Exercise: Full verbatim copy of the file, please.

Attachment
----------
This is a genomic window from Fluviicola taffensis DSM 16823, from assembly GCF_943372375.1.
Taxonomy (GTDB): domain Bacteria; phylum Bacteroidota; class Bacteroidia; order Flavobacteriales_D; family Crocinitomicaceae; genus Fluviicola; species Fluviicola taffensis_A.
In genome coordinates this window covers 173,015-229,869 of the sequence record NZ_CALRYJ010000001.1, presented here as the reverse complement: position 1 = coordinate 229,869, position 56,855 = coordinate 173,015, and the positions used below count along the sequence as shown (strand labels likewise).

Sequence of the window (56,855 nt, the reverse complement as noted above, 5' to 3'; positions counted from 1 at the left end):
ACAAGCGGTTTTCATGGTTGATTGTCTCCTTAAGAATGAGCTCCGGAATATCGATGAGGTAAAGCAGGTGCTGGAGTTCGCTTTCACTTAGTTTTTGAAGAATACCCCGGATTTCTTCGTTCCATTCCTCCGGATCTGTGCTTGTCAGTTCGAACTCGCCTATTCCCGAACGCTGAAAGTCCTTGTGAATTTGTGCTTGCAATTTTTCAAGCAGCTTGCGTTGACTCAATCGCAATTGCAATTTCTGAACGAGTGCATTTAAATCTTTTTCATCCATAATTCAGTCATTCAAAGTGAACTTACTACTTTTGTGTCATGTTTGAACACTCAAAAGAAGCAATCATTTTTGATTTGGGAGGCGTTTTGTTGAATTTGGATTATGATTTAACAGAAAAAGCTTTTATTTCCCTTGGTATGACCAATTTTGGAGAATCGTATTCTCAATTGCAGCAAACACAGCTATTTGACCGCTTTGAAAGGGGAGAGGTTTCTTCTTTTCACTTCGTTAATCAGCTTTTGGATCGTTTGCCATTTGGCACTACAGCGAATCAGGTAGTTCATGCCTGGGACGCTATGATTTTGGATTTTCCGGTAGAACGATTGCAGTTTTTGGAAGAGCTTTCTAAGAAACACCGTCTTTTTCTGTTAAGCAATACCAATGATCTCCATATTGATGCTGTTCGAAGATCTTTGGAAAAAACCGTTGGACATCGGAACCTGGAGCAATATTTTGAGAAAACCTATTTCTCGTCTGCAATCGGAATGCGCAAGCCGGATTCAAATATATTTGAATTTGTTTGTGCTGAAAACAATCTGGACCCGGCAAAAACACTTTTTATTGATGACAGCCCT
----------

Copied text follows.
This is a genomic window from Fluviicola taffensis DSM 16823, from assembly GCF_943372375.1.
Taxonomy (GTDB): domain Bacteria; phylum Bacteroidota; class Bacteroidia; order Flavobacteriales_D; family Crocinitomicaceae; genus Fluviicola; species Fluviicola taffensis_A.
In genome coordinates this window covers 173,015-229,869 of the sequence record NZ_CALRYJ010000001.1, presented here as the reverse complement: position 1 = coordinate 229,869, position 56,855 = coordinate 173,015, and the positions used below count along the sequence as shown (strand labels likewise).

Sequence of the window (56,855 nt, the reverse complement as noted above, 5' to 3'; positions counted from 1 at the left end):
ACAAGCGGTTTTCATGGTTGATTGTCTCCTTAAGAATGAGCTCCGGAATATCGATGAGGTAAAGCAGGTGCTGGAGTTCGCTTTCACTTAGTTTTTGAAGAATACCCCGGATTTCTTCGTTCCATTCCTCCGGATCTGTGCTTGTCAGTTCGAACTCGCCTATTCCCGAACGCTGAAAGTCCTTGTGAATTTGTGCTTGCAATTTTTCAAGCAGCTTGCGTTGACTCAATCGCAATTGCAATTTCTGAACGAGTGCATTTAAATCTTTTTCATCCATAATTCAGTCATTCAAAGTGAACTTACTACTTTTGTGTCATGTTTGAACACTCAAAAGAAGCAATCATTTTTGATTTGGGAGGCGTTTTGTTGAATTTGGATTATGATTTAACAGAAAAAGCTTTTATTTCCCTTGGTATGACCAATTTTGGAGAATCGTATTCTCAATTGCAGCAAACACAGCTATTTGACCGCTTTGAAAGGGGAGAGGTTTCTTCTTTTCACTTCGTTAATCAGCTTTTGGATCGTTTGCCATTTGGCACTACAGCGAATCAGGTAGTTCATGCCTGGGACGCTATGATTTTGGATTTTCCGGTAGAACGATTGCAGTTTTTGGAAGAGCTTTCTAAGAAACACCGTCTTTTTCTGTTAAGCAATACCAATGATCTCCATATTGATGCTGTTCGAAGATCTTTGGAAAAAACCGTTGGACATCGGAACCTGGAGCAATATTTTGAGAAAACCTATTTCTCGTCTGCAATCGGAATGCGCAAGCCGGATTCAAATATATTTGAATTTGTTTGTGCTGAAAACAATCTGGACCCGGCAAAAACACTTTTTATTGATGACAGCCCT